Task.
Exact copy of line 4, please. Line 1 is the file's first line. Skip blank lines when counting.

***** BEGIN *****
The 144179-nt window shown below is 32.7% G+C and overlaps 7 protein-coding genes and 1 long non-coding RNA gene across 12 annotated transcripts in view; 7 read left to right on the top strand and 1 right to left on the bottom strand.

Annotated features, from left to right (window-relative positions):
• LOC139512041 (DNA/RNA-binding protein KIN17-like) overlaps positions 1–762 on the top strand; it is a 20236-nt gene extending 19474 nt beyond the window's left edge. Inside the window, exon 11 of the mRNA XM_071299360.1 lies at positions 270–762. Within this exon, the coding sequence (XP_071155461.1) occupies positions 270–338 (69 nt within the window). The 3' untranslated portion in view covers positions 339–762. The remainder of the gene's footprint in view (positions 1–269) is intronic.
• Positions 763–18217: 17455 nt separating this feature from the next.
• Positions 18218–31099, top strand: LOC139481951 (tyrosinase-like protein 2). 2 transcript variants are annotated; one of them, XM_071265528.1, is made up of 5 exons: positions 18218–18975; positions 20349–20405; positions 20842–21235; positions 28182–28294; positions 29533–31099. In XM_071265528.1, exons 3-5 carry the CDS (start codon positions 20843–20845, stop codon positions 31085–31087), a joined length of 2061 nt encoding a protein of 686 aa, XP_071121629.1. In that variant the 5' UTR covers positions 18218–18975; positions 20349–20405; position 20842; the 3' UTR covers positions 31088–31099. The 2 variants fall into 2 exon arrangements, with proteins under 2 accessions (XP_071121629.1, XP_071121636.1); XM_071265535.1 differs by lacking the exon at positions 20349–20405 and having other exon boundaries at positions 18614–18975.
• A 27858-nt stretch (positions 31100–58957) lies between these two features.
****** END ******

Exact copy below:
• Positions 763–18217: 17455 nt separating this feature from the next.